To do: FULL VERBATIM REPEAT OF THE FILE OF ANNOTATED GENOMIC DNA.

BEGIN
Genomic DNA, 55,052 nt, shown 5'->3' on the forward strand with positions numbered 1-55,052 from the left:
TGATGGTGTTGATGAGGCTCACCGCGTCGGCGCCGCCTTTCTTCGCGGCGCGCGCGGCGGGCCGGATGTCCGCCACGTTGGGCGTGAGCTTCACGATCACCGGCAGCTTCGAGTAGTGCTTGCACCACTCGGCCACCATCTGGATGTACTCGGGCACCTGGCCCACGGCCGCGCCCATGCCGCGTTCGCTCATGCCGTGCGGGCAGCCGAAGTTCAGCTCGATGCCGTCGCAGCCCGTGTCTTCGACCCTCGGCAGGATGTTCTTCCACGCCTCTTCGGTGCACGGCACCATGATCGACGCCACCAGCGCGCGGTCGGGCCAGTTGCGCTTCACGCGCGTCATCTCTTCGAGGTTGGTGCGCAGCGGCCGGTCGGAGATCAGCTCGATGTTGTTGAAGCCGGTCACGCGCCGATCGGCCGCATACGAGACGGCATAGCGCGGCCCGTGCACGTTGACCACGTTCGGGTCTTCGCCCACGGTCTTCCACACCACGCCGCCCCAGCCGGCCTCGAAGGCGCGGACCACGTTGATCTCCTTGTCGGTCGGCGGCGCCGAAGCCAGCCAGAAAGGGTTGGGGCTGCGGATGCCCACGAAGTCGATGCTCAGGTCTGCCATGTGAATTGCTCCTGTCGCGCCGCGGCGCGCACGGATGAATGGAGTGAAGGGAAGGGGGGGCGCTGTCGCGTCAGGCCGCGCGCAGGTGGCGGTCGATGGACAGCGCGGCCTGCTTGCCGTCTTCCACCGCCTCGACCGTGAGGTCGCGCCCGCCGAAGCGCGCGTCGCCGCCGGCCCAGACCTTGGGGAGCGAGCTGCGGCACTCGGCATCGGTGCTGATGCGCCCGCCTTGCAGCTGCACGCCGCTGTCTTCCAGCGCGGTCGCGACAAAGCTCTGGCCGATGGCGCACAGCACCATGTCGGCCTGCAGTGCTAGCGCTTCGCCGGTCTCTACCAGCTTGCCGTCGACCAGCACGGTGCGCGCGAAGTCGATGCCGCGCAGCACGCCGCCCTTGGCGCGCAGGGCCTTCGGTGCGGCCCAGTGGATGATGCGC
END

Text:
Genomic DNA, 55,052 nt, shown 5'->3' on the forward strand with positions numbered 1-55,052 from the left:
TGATGGTGTTGATGAGGCTCACCGCGTCGGCGCCGCCTTTCTTCGCGGCGCGCGCGGCGGGCCGGATGTCCGCCACGTTGGGCGTGAGCTTCACGATCACCGGCAGCTTCGAGTAGTGCTTGCACCACTCGGCCACCATCTGGATGTACTCGGGCACCTGGCCCACGGCCGCGCCCATGCCGCGTTCGCTCATGCCGTGCGGGCAGCCGAAGTTCAGCTCGATGCCGTCGCAGCCCGTGTCTTCGACCCTCGGCAGGATGTTCTTCCACGCCTCTTCGGTGCACGGCACCATGATCGACGCCACCAGCGCGCGGTCGGGCCAGTTGCGCTTCACGCGCGTCATCTCTTCGAGGTTGGTGCGCAGCGGCCGGTCGGAGATCAGCTCGATGTTGTTGAAGCCGGTCACGCGCCGATCGGCCGCATACGAGACGGCATAGCGCGGCCCGTGCACGTTGACCACGTTCGGGTCTTCGCCCACGGTCTTCCACACCACGCCGCCCCAGCCGGCCTCGAAGGCGCGGACCACGTTGATCTCCTTGTCGGTCGGCGGCGCCGAAGCCAGCCAGAAAGGGTTGGGGCTGCGGATGCCCACGAAGTCGATGCTCAGGTCTGCCATGTGAATTGCTCCTGTCGCGCCGCGGCGCGCACGGATGAATGGAGTGAAGGGAAGGGGGGGCGCTGTCGCGTCAGGCCGCGCGCAGGTGGCGGTCGATGGACAGCGCGGCCTGCTTGCCGTCTTCCACCGCCTCGACCGTGAGGTCGCGCCCGCCGAAGCGCGCGTCGCCGCCGGCCCAGACCTTGGGGAGCGAGCTGCGGCACTCGGCATCGGTGCTGATGCGCCCGCCTTGCAGCTGCACGCCGCTGTCTTCCAGCGCGGTCGCGACAAAGCTCTGGCCGATGGCGCACAGCACCATGTCGGCCTGCAGTGCTAGCGCTTCGCCGGTCTCTACCAGCTTGCCGTCGACCAGCACGGTGCGCGCGAAGTCGATGCCGCGCAGCACGCCGCCCTTGGCGCGCAGGGCCTTCGGTGCGGCCCAGTGGATGATGCGC